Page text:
Ruto and Sang case: Trial to open in The Hague
October 11, 2013
Reported by Monica Achode
Situation: Situation in the Republic of Kenya
Case: The Prosecutor v. William Samoei Ruto and Joshua Arap Sang
On July 15th 2013, the Judges of the International Criminal Court (ICC) decided, in a plenary session, that the commencement of the trial against William Samoei Ruto and Joshua Arap Sang would take place at the seat of the Court in The Hague, the Netherlands, rejecting the joint defence request to hold hearings in Kenya or in Tanzania. The trial is scheduled to commence on 10 September 2013, in the presence of the accused.
On 24 January 2013, the Defence teams in the case regarding Mr Ruto and Mr Sang requested the Court to hold the hearings for this trial in Kenya or, alternatively, in Arusha (Tanzania). The possibility of holding in situ hearings is enshrined in articles 3(3) and 62 of the Rome Statute and Rule 100 of the ICC’s Rules of Procedure and Evidence.
Article 3 of the Rome Statute in on the seat of the Court and reads as follows:
- The seat of the Court shall be established at The Hague in the Netherlands (“the host State”).
- The Court shall enter into a headquarters agreement with the host State, to be approved by the Assembly of States Parties and thereafter concluded by the President of the Court on its behalf.
- The Court may sit elsewhere, whenever it considers it desirable, as provided in this Statute.
Article 62 deals with the place of trial and states:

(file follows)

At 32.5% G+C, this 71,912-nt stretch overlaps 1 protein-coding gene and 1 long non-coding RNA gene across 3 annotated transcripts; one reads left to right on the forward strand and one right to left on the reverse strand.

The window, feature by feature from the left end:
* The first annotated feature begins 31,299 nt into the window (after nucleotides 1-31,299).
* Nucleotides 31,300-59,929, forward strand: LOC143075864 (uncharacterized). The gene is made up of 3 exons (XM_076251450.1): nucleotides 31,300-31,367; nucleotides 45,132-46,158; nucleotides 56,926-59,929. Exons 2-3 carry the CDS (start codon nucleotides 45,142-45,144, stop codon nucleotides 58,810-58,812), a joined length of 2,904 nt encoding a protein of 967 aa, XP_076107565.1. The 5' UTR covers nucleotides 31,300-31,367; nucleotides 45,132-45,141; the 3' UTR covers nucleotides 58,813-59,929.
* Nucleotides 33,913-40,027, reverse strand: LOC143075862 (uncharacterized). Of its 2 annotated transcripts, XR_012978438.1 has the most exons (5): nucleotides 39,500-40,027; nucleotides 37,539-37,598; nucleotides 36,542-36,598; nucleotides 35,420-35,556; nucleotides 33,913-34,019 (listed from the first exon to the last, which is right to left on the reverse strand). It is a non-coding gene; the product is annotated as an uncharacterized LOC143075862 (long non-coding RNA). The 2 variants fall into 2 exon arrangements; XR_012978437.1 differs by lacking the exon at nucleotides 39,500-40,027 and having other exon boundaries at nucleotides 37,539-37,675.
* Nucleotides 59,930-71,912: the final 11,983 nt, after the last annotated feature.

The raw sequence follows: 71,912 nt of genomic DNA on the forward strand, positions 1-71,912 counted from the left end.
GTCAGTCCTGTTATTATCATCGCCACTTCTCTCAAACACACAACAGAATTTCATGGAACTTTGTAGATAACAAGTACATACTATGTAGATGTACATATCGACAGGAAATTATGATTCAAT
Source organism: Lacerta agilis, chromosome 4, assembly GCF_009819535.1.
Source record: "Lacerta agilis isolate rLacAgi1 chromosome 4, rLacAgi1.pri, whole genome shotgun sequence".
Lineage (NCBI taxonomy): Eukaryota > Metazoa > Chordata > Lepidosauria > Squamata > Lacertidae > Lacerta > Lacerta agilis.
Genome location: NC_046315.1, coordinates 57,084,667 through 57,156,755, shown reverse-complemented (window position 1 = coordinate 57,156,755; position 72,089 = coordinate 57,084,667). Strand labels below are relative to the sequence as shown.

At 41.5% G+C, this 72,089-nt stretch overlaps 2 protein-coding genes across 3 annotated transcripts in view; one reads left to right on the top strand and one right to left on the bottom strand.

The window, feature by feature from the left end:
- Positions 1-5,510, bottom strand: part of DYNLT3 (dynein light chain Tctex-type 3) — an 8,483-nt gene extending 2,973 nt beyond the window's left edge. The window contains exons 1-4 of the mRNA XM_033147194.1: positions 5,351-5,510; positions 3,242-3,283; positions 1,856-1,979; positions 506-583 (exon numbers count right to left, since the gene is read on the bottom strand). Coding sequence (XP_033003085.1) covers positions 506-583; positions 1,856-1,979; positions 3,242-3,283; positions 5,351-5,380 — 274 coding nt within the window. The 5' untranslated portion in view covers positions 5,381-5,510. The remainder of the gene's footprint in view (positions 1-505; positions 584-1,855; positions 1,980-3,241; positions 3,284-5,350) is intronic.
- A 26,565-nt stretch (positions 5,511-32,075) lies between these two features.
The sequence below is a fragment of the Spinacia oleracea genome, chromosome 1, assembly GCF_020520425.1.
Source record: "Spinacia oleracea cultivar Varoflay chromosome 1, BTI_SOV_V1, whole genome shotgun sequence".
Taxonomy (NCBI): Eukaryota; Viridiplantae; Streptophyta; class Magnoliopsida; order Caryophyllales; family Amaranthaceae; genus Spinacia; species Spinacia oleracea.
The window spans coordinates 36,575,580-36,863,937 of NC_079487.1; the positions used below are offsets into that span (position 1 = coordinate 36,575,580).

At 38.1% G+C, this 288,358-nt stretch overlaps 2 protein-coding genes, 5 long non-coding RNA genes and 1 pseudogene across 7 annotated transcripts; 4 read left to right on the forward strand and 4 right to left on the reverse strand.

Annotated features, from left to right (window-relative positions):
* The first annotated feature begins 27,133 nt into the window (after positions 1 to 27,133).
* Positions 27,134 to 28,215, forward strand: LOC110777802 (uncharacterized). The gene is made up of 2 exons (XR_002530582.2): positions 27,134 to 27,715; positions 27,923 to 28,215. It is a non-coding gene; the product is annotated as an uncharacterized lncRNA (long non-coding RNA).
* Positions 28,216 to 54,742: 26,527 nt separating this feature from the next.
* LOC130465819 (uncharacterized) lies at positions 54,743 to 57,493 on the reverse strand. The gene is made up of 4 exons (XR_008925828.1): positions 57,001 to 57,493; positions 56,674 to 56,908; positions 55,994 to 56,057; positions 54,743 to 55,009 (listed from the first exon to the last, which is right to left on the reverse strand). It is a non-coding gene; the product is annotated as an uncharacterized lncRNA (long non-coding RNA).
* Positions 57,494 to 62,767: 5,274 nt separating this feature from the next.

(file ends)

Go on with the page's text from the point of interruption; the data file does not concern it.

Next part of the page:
- Unless otherwise decided, the place of the trial shall be the seat of the Court.
Having received the observations of the other parties and participants, as well as from relevant national authorities, and the ICC Registry’s remarks on the feasibility of in situ hearings, the Trial Chamber recommended to the Presidency that it would be desirable to hold the commencement of trial and other portions thereof in Kenya or in Tanzania.
The Judges, while in principle in favour of bringing the ICC’s proceedings closer to the affected communities, concluded that the proceedings in this instance would be held at the ICC’s headquarters. The Judges reached this conclusion after an extensive discussion that considered the observations of all the parties and participants, the ICC Registry’s assessment as well as the positions of the relevant national authorities. In their consideration of the matter, the Judges took into account numerous factors, such as security, the cost of holding proceedings outside The Hague, the potential impact on victims and witnesses, the length of the proceedings to be held away from the seat of the Court, the potential impact on the perception of the Court and the impact on the Court’s ability to conduct and support other proceedings that are taking place simultaneously at the seat of the Court.
The full plenary decision will be filed in due course.